Fiasco Theatre Company’s touring production of Stephen Sondheim and James Lapine’s cautionary tale of wishes (and witches), Into the Woods, ended its month-long stay in Los Angeles on May 14, 2017, and moved on to Dallas. But before departing LA’s Ahmanson Theatre, the company celebrated its residency in the City of Angels with — what else? — a cast party. But since this pared-down production of Woods was performed Story Theatre style rather than in its typically lush and literal fashion, it was also not surprising that the company’s revelries might run to the singular side as well.
Eschewing the traditional definition of a cast party — a celebration for the cast and crew of a specific production at the end of the run of the show — the Fiasco fest cast a different spell on this theatrical ritual. An invitation was sent out summoning anyone who had ever performed any role in any kind of production of Into the Woods to attend the Saturday matinee on May 13, 2017, and afterward join the Fiasco company at a very special “cast” party, sponsored by BroadwayWorld. Many answered the call.
Young, old and in-between, they gathered in the Ahmanson Theatre’s Founders Room for a post-show event featuring fun, food and other festivities. Predictably, such luminaries as Bernadette Peters or Joanna Gleason were not there. Nor was Vanessa Williams, Meryl Streep or Johnny Depp. In fact, none of the guests in attendance were Broadway or movie stars — although those folks were invited. It did not matter. All who came were lovers of — and performers in — Woods who were graciously welcomed into that family-at-large.
First, they enjoyed a memorable performance of the Fiasco production, interrupted in the middle of “Agony” by a shrill fire alarm (presumably activated by accident) that stopped the show for about 10 minutes while stage management and crew got everything reset and restored. “Let’s hope you don’t remember that part,” quipped Rapunzel’s Prince Darick Pead when he and Cinderella’s Prince, Anthony Chatmon II, returned and rebooted the scene. The audience responded with huge laughter and tumultuous applause.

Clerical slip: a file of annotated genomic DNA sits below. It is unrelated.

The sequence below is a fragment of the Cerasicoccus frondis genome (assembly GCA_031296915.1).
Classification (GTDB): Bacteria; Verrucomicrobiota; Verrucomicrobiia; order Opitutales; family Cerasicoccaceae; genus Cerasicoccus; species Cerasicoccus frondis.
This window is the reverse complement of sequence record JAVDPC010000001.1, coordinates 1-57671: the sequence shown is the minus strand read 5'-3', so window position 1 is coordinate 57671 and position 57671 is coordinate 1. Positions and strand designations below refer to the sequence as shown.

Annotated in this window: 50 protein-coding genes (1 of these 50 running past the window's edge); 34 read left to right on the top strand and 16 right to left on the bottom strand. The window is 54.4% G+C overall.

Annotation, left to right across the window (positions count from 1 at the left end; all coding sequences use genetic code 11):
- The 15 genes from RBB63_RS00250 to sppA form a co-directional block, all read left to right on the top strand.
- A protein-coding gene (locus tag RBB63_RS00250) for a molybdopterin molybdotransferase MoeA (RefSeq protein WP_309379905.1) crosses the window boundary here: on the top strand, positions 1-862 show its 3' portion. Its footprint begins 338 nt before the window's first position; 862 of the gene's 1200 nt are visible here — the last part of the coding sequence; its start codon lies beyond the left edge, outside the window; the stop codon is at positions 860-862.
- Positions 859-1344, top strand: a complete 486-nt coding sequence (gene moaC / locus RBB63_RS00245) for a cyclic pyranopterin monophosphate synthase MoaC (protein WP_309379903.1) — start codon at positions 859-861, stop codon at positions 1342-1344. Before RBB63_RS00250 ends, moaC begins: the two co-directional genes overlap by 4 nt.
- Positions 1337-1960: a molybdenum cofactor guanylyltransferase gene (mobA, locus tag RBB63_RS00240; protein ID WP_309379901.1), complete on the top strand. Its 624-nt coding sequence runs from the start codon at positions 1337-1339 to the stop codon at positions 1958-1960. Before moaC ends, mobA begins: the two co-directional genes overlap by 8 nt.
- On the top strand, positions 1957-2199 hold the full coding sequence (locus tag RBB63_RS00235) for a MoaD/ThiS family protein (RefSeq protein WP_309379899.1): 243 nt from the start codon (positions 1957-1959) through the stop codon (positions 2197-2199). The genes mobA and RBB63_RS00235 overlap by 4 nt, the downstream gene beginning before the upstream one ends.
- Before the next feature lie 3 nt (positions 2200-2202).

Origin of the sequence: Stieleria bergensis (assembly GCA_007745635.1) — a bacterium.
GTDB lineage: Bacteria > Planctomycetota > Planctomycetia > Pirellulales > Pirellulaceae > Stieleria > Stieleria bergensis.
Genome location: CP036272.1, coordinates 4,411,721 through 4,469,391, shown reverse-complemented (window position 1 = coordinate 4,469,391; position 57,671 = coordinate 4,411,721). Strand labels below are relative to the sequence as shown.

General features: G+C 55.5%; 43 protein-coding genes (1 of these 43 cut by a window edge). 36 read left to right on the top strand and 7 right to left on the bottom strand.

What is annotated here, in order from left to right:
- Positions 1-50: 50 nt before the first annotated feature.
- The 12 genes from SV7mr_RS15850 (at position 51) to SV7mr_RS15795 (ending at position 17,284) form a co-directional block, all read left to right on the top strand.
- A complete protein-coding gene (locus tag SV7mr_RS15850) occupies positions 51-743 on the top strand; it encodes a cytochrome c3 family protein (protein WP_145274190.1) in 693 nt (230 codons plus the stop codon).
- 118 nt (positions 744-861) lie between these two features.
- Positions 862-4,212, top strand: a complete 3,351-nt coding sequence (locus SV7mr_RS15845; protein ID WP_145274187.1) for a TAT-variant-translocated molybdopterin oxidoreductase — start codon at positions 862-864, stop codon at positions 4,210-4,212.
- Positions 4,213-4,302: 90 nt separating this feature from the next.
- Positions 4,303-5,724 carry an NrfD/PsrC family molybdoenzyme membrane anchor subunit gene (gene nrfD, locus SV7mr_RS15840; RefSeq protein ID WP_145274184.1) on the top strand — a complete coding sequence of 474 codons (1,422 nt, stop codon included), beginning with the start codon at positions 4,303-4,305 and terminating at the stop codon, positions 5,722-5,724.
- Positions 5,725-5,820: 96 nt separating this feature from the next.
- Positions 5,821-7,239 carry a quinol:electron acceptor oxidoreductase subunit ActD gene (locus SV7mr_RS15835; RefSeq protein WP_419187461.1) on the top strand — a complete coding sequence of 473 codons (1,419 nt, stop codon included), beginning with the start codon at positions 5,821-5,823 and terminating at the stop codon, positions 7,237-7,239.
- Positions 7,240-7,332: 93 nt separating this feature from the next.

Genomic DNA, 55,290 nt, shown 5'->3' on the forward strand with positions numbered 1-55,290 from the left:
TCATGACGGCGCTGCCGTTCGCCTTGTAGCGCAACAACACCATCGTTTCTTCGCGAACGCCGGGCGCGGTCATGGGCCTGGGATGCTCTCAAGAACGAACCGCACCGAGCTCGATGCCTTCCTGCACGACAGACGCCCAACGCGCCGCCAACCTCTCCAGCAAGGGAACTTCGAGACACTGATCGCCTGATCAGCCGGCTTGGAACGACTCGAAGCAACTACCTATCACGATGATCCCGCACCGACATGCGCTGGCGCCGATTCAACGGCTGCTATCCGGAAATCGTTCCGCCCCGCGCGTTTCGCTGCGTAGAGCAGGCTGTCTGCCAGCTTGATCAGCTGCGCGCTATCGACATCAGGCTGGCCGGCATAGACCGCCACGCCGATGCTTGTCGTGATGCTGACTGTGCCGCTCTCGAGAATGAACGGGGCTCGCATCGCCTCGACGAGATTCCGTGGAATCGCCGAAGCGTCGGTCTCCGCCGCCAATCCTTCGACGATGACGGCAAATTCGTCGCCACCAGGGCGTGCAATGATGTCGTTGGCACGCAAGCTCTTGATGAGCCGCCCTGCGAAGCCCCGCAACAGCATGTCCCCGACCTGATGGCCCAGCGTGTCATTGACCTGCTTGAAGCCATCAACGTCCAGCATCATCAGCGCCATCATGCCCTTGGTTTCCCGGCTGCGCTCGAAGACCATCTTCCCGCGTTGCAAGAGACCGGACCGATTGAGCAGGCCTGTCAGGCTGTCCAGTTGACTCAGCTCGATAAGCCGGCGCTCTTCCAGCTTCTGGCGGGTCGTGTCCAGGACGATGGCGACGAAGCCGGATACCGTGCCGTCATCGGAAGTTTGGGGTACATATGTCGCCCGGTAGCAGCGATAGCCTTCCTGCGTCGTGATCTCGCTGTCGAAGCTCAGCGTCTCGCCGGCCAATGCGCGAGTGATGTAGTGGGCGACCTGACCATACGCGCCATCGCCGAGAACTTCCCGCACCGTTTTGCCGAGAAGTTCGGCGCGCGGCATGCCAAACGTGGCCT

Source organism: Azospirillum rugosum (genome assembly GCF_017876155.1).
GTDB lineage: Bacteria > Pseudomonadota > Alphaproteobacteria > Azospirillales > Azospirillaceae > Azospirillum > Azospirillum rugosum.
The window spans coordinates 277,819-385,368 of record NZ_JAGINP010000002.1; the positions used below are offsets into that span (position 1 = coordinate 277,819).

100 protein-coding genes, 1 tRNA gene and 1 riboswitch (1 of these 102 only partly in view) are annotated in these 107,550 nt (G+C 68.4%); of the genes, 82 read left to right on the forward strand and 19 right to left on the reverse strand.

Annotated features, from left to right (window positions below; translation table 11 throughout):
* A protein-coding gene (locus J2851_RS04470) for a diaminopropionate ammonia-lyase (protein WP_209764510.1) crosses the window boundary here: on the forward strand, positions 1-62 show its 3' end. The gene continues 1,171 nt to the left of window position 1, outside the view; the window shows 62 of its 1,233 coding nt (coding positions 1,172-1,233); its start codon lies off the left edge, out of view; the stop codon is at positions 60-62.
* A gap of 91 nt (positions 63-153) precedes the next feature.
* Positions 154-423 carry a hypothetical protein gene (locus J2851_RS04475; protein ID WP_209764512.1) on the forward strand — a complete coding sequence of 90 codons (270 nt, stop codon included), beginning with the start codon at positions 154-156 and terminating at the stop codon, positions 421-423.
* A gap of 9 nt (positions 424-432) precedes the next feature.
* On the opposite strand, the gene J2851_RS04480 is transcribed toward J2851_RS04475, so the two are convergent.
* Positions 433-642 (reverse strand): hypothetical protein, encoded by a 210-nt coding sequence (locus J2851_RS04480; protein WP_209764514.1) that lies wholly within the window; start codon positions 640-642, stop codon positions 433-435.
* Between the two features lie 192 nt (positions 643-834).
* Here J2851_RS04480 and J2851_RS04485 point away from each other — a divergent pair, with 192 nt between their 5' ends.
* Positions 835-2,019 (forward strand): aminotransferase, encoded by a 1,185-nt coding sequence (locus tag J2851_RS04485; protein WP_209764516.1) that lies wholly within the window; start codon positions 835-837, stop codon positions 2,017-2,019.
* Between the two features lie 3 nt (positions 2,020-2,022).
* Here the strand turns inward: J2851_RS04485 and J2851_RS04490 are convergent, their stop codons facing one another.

After the show, it was off to this invitation-only “cast” party.
Guests were greeted at the entryway by a large sign welcoming them to the Into the Woods “Cast” Party. Inside, they were issued labels indicating their name and the role they had played. A photo booth was available to make memories, and the table next to it was festooned with sparkly hats, feathers and headdresses, glittering crowns and more with which to adorn themselves for their pictures.
At another table across the room, guests could spin a wheel for the chance to win a Fiasco Woods prize: a magnet, a T-shirt or a small stuffed Milky White. The bar was open for drinks, and the food table offered a variety of chips and dips and yummy desserts. An added treat: nifty packages of Jack’s Magical (Jelly) Beans.
Of course there was music. An electric piano and microphone were set up for those who wished to perform one of their character’s songs, and everyone was invited to sing along. It was particularly delightful to see some of the pint-sized performers singing their hearts out and loving the spotlight. Judging from the strong quality of all the voices and the enthusiastic renditions of songs, a case could certainly be made for a high-quality local production of the show to satisfy those who missed the Fiasco version. (Or for those who just can’t get enough of wandering the the Woods!)
Members of the Fiasco company mingled and chatted with their new Woods friends, posed for photos and shared show stories. The Into the Woods “Cast” Party lasted about an hour. After all, the Fiasco actors had another show that evening, followed by a Sunday matinee. Then they hit the road to Dallas. For this touring company, the party was over and it was time, once again, to take another journey.